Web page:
Nanny Knows Best

Nanny Knows Best
Dedicated to exposing, and resisting, the all pervasive nanny state that is corroding the way of life and the freedom of the people of Britain.

Thursday, June 15, 2017

Question Re Fire Safety Procedures

I have a genuine question regarding fire safety procedures in blocks of flats.

When I was a kid, we were always told to immediately leave the building when the fire alarm sounded. When and why was this advice changed to "remain in your flat"?

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  1. Anonymous11:35 AM

    New buildings (2001 onwards?) are designed and constructed to be fireproof. Concrete raft floors, concrete walls and fire-resistant plasterboard, four-hour fire doors ans so on. Little or no wood, no flammable cladding, so very little to burn. So much safer to stay put and trust the fire doors than join a stampede down stairs crowded with people and their valuables: the Fire Brigade will soon get the fire sorted.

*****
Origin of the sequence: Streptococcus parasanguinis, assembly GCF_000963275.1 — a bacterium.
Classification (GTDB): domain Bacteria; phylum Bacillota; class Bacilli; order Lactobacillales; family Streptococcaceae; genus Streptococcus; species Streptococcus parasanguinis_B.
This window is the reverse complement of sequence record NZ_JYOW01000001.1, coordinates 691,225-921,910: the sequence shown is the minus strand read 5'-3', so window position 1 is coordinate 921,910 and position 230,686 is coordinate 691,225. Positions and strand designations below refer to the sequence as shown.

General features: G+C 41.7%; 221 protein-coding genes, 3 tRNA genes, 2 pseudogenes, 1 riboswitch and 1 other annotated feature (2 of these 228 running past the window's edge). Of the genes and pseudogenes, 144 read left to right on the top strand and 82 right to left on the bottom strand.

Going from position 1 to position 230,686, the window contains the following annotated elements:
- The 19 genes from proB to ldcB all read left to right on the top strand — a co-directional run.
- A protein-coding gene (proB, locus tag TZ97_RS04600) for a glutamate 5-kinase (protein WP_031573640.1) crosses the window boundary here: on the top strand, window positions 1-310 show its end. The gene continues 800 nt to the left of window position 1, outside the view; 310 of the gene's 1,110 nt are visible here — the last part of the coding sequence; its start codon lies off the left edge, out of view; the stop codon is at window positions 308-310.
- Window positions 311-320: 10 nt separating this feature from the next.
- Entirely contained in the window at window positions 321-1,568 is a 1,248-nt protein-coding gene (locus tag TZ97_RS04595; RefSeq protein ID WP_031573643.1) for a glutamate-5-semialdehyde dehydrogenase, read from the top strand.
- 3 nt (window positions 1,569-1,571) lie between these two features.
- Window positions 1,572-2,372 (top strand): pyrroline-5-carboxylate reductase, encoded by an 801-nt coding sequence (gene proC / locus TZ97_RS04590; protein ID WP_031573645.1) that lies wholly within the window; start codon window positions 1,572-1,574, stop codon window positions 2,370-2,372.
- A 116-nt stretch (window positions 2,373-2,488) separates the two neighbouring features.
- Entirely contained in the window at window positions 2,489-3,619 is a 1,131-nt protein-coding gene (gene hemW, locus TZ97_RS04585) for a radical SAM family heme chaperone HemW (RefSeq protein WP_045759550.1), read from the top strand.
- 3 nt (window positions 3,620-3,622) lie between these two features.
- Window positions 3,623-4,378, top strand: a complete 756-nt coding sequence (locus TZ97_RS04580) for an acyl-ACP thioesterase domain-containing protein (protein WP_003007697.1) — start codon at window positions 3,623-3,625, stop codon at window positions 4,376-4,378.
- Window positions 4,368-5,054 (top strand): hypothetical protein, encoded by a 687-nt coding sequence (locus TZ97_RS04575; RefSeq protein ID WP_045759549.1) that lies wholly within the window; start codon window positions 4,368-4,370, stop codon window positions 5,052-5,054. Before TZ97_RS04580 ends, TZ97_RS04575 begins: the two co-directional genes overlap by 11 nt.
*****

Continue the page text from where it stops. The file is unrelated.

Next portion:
2. Anonymous11:47 AM

    bloke in spain

    June 15, 2017 at 8:07 am
    I watched the videos in amazement. I spent years ensuring the buildings in multiple occupation I worked on were compartmentalised. That any fire stayed in the room it started in. Door closers on every habitable room. Intumescent gaskets where services penetrated fire check partitions. The one fire I know about, in a building I worked, on stayed in the room it started in.

    re-posted from Tim Worstall

  3. Anonymous7:12 PM

    They should stop praising the fire brigade as being heroes (a term that is vastly overused for people doing the jobs that they are trained and paid for), and start asking some serious questions.

    Try opening a business premises, or a HMO as mentioned above, and you will soon receive an unwanted visit from your local fire service, arrogantly demanding entry to your building and insisting that various expensive, and often unwarranted work be carried out on the threat that they will ‘shut you down’ if you do not comply.

    Why did they pass this building as safe?

    Try doing the most mundane building work to your own home and you will be visited by council building inspectors whose recommendations have to fought and invariably overturned after several expensive appeals.

    Why did they pass the building as safe?